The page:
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World Crack on Florida bridge was discussed in meeting hours before collapse

World Crack on Florida bridge was discussed in meeting hours before collapse

MIAMI — Hours before the collapse of a pedestrian bridge at Florida International University on Thursday, the engineering company for the bridge held a meeting to discuss a crack on the structure, according to a statement from the university released early Saturday.

The engineering company, Figg Bridge Engineers, delivered a technical presentation on the crack, and “concluded there were no safety concerns and the crack did not compromise the structural integrity of the bridge,” the statement said.

The construction manager on the project and representatives from the university and the state Transportation Department attended the two-hour meeting, which was led by Figg’s lead engineer on the project, W. Denney Pate.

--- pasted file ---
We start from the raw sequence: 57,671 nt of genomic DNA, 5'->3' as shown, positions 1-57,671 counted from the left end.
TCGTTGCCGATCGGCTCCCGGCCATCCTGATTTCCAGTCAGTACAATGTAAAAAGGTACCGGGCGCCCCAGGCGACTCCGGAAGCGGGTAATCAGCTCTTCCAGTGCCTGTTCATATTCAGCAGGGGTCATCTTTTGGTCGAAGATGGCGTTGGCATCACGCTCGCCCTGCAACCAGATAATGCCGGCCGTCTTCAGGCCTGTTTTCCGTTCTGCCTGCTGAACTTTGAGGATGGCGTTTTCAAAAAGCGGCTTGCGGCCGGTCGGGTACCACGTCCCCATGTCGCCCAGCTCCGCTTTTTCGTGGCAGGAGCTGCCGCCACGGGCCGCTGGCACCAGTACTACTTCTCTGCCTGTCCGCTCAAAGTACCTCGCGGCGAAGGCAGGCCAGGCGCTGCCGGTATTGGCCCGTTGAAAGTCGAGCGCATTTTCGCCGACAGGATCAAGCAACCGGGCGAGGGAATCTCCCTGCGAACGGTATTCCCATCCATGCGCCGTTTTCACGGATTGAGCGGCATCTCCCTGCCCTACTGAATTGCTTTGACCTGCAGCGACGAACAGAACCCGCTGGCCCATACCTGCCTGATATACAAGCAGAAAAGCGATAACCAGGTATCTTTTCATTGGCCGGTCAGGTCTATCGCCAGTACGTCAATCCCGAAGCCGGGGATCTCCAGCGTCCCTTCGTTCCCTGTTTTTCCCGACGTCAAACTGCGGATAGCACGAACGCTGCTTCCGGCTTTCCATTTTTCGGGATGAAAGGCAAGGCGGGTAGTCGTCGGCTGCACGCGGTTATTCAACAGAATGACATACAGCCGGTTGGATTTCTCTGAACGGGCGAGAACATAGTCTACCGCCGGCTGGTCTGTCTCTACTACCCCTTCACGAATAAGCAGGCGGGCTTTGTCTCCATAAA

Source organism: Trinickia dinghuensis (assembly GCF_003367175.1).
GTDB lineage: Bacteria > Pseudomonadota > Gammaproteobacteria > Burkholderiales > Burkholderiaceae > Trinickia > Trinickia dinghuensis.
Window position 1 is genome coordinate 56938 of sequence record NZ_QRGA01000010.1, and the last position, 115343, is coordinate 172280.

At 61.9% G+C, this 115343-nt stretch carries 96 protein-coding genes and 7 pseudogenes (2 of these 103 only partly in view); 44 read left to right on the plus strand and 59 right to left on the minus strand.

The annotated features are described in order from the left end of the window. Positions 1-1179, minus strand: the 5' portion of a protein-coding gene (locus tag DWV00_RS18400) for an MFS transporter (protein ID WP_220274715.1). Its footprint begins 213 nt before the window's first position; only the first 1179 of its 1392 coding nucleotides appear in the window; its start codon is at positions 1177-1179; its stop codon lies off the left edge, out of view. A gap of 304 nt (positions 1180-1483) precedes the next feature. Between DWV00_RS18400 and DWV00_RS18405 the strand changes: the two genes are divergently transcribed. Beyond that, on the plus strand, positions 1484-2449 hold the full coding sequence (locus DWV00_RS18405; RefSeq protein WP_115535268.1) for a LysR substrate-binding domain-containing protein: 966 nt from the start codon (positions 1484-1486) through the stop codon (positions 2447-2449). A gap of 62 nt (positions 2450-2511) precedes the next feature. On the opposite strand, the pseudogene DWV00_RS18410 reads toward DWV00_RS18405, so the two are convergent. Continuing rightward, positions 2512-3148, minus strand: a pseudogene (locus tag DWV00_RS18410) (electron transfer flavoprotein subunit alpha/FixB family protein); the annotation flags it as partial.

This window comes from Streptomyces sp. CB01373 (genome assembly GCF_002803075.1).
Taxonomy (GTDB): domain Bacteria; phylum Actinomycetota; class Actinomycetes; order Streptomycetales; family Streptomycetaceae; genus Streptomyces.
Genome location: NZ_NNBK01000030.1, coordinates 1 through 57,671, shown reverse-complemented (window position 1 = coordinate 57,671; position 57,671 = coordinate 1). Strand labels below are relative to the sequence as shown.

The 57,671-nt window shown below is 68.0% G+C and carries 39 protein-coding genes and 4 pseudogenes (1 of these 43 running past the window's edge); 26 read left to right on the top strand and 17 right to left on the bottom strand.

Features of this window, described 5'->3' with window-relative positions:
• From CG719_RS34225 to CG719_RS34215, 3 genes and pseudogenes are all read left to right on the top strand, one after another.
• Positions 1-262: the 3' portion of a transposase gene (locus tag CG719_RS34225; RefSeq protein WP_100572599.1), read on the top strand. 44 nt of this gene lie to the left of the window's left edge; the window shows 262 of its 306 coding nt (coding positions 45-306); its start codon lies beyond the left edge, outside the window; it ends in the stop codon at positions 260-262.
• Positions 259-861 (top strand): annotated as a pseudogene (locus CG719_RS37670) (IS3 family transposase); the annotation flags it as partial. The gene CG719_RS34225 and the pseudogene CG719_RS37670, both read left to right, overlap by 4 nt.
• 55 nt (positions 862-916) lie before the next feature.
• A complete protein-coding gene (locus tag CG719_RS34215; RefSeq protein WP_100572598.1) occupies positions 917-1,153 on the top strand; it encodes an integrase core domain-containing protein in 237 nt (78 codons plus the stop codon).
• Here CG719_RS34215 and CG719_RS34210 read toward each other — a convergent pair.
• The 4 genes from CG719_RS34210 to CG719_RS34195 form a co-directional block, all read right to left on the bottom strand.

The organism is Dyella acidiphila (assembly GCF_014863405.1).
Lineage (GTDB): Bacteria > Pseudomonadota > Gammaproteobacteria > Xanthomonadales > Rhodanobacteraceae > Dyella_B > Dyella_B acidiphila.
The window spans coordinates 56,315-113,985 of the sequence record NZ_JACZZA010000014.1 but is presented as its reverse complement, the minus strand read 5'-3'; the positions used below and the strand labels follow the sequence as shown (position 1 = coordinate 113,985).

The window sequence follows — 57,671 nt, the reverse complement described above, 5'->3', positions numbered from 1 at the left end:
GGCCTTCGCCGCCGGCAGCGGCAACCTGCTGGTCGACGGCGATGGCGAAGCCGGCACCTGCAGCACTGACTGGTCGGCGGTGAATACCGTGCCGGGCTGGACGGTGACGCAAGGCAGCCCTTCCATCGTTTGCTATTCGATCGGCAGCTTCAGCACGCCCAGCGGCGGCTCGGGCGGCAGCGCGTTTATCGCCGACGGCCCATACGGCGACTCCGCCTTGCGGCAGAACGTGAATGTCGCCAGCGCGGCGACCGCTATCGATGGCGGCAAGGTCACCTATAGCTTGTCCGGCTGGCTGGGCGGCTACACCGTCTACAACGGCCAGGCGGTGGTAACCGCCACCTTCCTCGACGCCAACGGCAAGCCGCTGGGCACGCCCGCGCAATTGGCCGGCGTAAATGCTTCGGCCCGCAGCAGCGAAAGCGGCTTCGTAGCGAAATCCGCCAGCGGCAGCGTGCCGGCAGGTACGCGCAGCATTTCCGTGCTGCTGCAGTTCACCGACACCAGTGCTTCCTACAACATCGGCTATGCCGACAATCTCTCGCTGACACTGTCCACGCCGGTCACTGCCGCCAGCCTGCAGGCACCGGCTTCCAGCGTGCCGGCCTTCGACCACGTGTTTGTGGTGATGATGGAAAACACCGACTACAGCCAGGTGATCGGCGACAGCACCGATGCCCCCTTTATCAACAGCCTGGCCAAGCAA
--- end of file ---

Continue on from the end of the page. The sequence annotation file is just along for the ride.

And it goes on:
Two days earlier, Pate left a voicemail message for the Transportation Department about “some cracking that’s been observed on the north end” of the bridge, according to a recording from the department released Friday. At both the meeting and in his message, Pate said the cracking did not present any safety issues.

The Transportation Department said the message was not heard until Friday morning. A spokesman for the agency, Dick Kane, said in an email that its representative at the meeting the day before, Alfredo Reyna, was a consultant whose role was chiefly to keep the project on schedule.

“While Reyna is a professional engineer, he does not have control over the project and relies on the expertise of the licensed engineer of record,” Kane said.

At no point during their communications, the department said, “did Figg or any member of the FIU design-build team ever communicate a life-safety issue.”

Whether the cracking contributed to the collapse, which killed at least six people, remains a key question in the investigation.